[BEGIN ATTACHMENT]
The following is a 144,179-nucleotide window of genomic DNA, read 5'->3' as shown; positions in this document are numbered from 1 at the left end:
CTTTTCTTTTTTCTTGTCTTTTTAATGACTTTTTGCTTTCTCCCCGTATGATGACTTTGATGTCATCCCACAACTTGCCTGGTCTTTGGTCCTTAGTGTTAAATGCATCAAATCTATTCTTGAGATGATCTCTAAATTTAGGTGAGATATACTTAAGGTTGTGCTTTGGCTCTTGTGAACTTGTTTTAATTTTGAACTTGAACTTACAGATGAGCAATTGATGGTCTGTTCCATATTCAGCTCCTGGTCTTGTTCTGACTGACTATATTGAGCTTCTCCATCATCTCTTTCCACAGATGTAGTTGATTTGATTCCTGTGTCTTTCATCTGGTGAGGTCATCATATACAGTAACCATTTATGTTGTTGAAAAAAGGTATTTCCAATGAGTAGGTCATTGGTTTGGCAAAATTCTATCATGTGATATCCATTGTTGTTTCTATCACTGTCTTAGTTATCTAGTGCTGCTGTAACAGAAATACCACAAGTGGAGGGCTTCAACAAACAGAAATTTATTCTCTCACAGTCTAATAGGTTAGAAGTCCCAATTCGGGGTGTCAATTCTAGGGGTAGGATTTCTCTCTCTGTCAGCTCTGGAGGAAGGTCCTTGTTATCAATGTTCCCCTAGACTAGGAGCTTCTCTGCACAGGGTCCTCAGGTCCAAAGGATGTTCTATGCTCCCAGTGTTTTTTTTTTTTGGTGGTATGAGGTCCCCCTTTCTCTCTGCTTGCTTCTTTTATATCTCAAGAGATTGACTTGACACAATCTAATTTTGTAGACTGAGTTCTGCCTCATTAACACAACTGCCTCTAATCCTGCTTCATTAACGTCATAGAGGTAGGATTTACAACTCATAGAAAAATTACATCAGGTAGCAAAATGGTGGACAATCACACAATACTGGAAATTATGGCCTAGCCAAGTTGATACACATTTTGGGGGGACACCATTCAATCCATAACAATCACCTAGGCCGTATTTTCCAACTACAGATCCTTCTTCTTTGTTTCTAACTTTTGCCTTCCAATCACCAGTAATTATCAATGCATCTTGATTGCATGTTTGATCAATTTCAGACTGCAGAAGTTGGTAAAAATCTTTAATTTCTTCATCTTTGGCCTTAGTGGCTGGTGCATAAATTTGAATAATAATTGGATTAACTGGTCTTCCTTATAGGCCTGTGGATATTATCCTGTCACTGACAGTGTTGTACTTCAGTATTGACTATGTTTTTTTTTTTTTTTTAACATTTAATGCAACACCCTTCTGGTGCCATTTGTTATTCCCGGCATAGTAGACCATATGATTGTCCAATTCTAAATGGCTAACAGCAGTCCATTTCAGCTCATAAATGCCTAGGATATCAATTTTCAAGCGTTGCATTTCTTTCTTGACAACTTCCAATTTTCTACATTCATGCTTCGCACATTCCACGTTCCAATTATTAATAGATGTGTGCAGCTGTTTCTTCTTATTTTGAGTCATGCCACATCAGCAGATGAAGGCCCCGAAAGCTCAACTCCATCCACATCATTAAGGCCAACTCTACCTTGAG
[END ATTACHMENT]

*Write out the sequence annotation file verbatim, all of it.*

The following is a 144,179-nucleotide window of genomic DNA, read 5'->3' as shown; positions in this document are numbered from 1 at the left end:
CTTTTCTTTTTTCTTGTCTTTTTAATGACTTTTTGCTTTCTCCCCGTATGATGACTTTGATGTCATCCCACAACTTGCCTGGTCTTTGGTCCTTAGTGTTAAATGCATCAAATCTATTCTTGAGATGATCTCTAAATTTAGGTGAGATATACTTAAGGTTGTGCTTTGGCTCTTGTGAACTTGTTTTAATTTTGAACTTGAACTTACAGATGAGCAATTGATGGTCTGTTCCATATTCAGCTCCTGGTCTTGTTCTGACTGACTATATTGAGCTTCTCCATCATCTCTTTCCACAGATGTAGTTGATTTGATTCCTGTGTCTTTCATCTGGTGAGGTCATCATATACAGTAACCATTTATGTTGTTGAAAAAAGGTATTTCCAATGAGTAGGTCATTGGTTTGGCAAAATTCTATCATGTGATATCCATTGTTGTTTCTATCACTGTCTTAGTTATCTAGTGCTGCTGTAACAGAAATACCACAAGTGGAGGGCTTCAACAAACAGAAATTTATTCTCTCACAGTCTAATAGGTTAGAAGTCCCAATTCGGGGTGTCAATTCTAGGGGTAGGATTTCTCTCTCTGTCAGCTCTGGAGGAAGGTCCTTGTTATCAATGTTCCCCTAGACTAGGAGCTTCTCTGCACAGGGTCCTCAGGTCCAAAGGATGTTCTATGCTCCCAGTGTTTTTTTTTTTTGGTGGTATGAGGTCCCCCTTTCTCTCTGCTTGCTTCTTTTATATCTCAAGAGATTGACTTGACACAATCTAATTTTGTAGACTGAGTTCTGCCTCATTAACACAACTGCCTCTAATCCTGCTTCATTAACGTCATAGAGGTAGGATTTACAACTCATAGAAAAATTACATCAGGTAGCAAAATGGTGGACAATCACACAATACTGGAAATTATGGCCTAGCCAAGTTGATACACATTTTGGGGGGACACCATTCAATCCATAACAATCACCTAGGCCGTATTTTCCAACTACAGATCCTTCTTCTTTGTTTCTAACTTTTGCCTTCCAATCACCAGTAATTATCAATGCATCTTGATTGCATGTTTGATCAATTTCAGACTGCAGAAGTTGGTAAAAATCTTTAATTTCTTCATCTTTGGCCTTAGTGGCTGGTGCATAAATTTGAATAATAATTGGATTAACTGGTCTTCCTTATAGGCCTGTGGATATTATCCTGTCACTGACAGTGTTGTACTTCAGTATTGACTATGTTTTTTTTTTTTTTTTAACATTTAATGCAACACCCTTCTGGTGCCATTTGTTATTCCCGGCATAGTAGACCATATGATTGTCCAATTCTAAATGGCTAACAGCAGTCCATTTCAGCTCATAAATGCCTAGGATATCAATTTTCAAGCGTTGCATTTCTTTCTTGACAACTTCCAATTTTCTACATTCATGCTTCGCACATTCCACGTTCCAATTATTAATAGATGTGTGCAGCTGTTTCTTCTTATTTTGAGTCATGCCACATCAGCAGATGAAGGCCCCGAAAGCTCAACTCCATCCACATCATTAAGGCCAACTCTACCTTGAG